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World Standards Day is celebrated internationally each year on 14 October.

The idea of this day is to remind people of the importance of standards, and to honour the efforts of all those involved in the development and maintenance of various standards within the different standards organisations such as the International Organisation for Standardisation (ISO), the International Electrotechnical Commission (IEC) and the International Telecommunications Union (ITU). Development of standards is a detailed, precise and often thankless job, that is usually done on a voluntary basis. And unless you run into a situation where your life is complicated as a result of a lack of standardisation, you may very likely not even be aware of the important roles standards and interoperability play in our daily lives.

The theme of this year’s World Standards Day is “Less waste, better results – Standards increase efficiency.” As explained by the World Standards Cooperation (WSC), international standards help to harmonize manufacturing and other processes across the globe, which allow components etc from different manufacturers to ‘fit together like pieces in a puzzle’. Standards support interoperability and compatibility and facilitate market access to new products. And all this do indeed contribute to a more efficient and less wasteful world.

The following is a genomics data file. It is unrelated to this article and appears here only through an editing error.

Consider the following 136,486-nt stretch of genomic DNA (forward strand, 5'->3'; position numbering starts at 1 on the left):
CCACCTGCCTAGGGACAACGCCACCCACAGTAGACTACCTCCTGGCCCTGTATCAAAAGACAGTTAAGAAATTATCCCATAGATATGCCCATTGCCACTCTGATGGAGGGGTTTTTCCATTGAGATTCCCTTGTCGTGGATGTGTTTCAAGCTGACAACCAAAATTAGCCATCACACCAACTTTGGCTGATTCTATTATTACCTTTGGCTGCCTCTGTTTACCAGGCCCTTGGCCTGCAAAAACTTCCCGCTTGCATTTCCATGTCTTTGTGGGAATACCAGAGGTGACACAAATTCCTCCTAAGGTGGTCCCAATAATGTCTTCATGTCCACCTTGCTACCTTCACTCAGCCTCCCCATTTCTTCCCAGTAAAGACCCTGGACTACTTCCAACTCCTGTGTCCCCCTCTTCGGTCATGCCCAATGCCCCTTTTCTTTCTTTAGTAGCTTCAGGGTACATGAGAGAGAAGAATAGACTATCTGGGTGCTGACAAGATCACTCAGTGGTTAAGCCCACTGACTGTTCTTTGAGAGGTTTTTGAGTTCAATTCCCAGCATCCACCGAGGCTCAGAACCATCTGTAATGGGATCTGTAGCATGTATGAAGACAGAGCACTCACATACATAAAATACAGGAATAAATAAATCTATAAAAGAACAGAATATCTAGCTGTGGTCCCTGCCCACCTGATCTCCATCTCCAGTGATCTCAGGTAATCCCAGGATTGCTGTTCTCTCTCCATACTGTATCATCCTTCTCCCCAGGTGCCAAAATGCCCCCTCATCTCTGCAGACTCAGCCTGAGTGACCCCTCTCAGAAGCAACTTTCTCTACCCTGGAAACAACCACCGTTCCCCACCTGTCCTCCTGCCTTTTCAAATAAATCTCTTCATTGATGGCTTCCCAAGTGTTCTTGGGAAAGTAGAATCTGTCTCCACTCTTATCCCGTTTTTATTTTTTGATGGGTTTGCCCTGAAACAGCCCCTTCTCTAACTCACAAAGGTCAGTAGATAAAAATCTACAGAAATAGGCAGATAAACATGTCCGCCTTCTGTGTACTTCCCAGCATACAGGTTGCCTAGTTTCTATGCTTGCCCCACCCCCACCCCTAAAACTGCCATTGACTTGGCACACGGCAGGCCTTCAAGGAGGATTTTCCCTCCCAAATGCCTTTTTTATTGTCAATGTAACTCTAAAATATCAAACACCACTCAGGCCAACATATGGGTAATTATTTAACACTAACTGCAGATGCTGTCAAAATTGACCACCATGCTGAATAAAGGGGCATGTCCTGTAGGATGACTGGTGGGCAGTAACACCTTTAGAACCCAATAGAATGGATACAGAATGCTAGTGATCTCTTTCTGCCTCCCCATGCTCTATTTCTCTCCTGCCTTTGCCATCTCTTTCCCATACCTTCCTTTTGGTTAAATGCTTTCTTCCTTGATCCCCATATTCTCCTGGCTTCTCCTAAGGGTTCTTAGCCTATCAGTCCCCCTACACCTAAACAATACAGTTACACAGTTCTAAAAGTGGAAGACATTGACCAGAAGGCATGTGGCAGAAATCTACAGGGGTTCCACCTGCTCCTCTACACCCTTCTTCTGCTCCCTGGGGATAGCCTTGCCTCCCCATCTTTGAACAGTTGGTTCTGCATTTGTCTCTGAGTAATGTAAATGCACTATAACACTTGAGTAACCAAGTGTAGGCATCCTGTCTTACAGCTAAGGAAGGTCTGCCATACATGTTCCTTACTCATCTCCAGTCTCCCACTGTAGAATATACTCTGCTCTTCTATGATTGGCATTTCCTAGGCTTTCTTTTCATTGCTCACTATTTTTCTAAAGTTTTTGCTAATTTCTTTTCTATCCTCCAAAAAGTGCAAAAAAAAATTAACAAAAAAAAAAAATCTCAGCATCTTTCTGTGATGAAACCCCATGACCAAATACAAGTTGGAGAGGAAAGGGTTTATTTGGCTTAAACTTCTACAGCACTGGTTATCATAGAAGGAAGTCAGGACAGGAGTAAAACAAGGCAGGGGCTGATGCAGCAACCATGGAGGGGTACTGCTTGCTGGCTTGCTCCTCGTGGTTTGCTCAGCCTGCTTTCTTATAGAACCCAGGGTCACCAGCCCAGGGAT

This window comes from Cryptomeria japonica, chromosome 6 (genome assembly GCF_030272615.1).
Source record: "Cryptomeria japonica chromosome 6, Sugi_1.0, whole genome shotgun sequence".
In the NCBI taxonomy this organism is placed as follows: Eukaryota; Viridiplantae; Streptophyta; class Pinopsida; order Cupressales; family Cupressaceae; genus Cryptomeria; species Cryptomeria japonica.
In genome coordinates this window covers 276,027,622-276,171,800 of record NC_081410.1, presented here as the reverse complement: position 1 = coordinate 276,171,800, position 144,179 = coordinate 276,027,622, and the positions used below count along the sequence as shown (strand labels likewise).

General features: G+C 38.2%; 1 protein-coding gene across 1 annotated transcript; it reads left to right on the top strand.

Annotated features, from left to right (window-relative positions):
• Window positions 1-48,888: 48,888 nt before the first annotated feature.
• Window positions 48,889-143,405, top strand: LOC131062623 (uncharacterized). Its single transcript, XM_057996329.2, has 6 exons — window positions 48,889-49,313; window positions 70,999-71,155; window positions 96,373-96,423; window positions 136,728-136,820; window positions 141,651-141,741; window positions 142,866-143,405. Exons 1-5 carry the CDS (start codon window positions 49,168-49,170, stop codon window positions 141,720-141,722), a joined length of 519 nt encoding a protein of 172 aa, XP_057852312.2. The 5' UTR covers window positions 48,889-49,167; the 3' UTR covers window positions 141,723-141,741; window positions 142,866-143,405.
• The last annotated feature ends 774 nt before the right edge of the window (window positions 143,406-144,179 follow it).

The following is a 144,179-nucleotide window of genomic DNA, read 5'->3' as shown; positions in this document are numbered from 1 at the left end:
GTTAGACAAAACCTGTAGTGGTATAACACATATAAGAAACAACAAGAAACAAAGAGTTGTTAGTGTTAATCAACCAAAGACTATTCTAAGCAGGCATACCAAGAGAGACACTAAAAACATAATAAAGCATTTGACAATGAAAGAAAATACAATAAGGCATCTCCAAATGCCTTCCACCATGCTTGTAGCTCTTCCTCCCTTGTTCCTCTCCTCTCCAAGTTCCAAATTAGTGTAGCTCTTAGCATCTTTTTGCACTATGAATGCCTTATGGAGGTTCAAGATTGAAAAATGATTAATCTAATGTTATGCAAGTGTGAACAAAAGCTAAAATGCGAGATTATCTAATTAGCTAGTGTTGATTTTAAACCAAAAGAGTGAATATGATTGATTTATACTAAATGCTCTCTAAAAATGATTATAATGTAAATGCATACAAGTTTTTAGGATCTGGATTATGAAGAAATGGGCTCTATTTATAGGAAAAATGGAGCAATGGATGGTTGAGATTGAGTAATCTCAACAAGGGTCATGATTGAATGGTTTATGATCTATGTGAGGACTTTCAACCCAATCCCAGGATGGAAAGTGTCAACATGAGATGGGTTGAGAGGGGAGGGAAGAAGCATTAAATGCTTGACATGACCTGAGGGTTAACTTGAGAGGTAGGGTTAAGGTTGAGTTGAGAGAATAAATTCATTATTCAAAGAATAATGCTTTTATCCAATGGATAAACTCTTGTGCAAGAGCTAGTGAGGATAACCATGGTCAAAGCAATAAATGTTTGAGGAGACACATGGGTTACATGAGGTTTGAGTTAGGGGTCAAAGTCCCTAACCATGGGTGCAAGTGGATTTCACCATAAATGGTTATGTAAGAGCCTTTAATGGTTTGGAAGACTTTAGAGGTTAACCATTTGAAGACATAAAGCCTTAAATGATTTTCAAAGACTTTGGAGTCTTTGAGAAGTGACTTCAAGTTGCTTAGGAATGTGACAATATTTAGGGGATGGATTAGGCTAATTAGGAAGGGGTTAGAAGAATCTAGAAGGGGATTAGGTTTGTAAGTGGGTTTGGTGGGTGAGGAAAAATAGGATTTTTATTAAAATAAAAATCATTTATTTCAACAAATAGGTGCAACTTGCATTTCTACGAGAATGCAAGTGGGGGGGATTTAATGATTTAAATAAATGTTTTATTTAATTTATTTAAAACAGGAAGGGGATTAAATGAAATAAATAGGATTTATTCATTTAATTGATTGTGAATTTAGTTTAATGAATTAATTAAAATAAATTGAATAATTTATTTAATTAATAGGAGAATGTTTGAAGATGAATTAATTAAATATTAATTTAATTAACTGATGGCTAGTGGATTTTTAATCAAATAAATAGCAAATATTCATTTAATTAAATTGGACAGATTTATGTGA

Non-standardised power supplies must be one of the most frustrating headaches facing anyone endeavouring to travel internationally.
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I guess as someone who has travelled to a few countries, and who has lived in more than one country, I personally find one of the most frustrating examples of non-standardisation being the absurd range of different electrical plug and socket standards in different countries. Having to replace plugs, buy various country-specific adapters, or replace power cables, is an excellent example where a lack of standards leads to less efficiency and more waste. How this disparity came about I have no idea. And why, in this day and age, have things not progressed to a single standard (at least among countries working on a similar voltage and current rating) makes even less sense. Surely it cannot be that difficult – just go for the most pervasive standard, or better still, choose the one that actually works best, and go with that?

So, like Martin Luther King of old, I also have a dream. It is not a very big dream, but it is a dream that can, in its own small way, change the world. On this World Standards Day my dream is to travel the world with a single, universal power plug that fits the sockets of all countries across the globe. Is that too much to ask? 🙂